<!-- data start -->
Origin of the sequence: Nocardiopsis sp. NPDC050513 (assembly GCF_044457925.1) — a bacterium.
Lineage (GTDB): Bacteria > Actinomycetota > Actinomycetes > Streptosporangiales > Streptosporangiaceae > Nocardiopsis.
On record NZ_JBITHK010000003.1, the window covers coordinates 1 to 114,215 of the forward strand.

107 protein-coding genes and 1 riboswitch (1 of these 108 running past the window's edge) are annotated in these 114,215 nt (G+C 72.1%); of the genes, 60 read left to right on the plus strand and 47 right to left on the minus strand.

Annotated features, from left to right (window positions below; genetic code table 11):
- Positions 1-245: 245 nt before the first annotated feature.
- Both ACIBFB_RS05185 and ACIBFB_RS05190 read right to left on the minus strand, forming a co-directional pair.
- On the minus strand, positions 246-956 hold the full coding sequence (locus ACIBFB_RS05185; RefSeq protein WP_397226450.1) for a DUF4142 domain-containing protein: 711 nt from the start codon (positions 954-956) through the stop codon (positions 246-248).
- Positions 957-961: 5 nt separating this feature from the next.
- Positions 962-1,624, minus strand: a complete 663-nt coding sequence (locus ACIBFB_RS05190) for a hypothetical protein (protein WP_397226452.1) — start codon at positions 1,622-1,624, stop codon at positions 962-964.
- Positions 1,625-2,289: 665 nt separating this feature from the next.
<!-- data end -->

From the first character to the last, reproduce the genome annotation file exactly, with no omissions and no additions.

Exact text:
Origin of the sequence: Nocardiopsis sp. NPDC050513 (assembly GCF_044457925.1) — a bacterium.
Lineage (GTDB): Bacteria > Actinomycetota > Actinomycetes > Streptosporangiales > Streptosporangiaceae > Nocardiopsis.
On record NZ_JBITHK010000003.1, the window covers coordinates 1 to 114,215 of the forward strand.

107 protein-coding genes and 1 riboswitch (1 of these 108 running past the window's edge) are annotated in these 114,215 nt (G+C 72.1%); of the genes, 60 read left to right on the plus strand and 47 right to left on the minus strand.

Annotated features, from left to right (window positions below; genetic code table 11):
- Positions 1-245: 245 nt before the first annotated feature.
- Both ACIBFB_RS05185 and ACIBFB_RS05190 read right to left on the minus strand, forming a co-directional pair.
- On the minus strand, positions 246-956 hold the full coding sequence (locus ACIBFB_RS05185; RefSeq protein WP_397226450.1) for a DUF4142 domain-containing protein: 711 nt from the start codon (positions 954-956) through the stop codon (positions 246-248).
- Positions 957-961: 5 nt separating this feature from the next.
- Positions 962-1,624, minus strand: a complete 663-nt coding sequence (locus ACIBFB_RS05190) for a hypothetical protein (protein WP_397226452.1) — start codon at positions 1,622-1,624, stop codon at positions 962-964.
- Positions 1,625-2,289: 665 nt separating this feature from the next.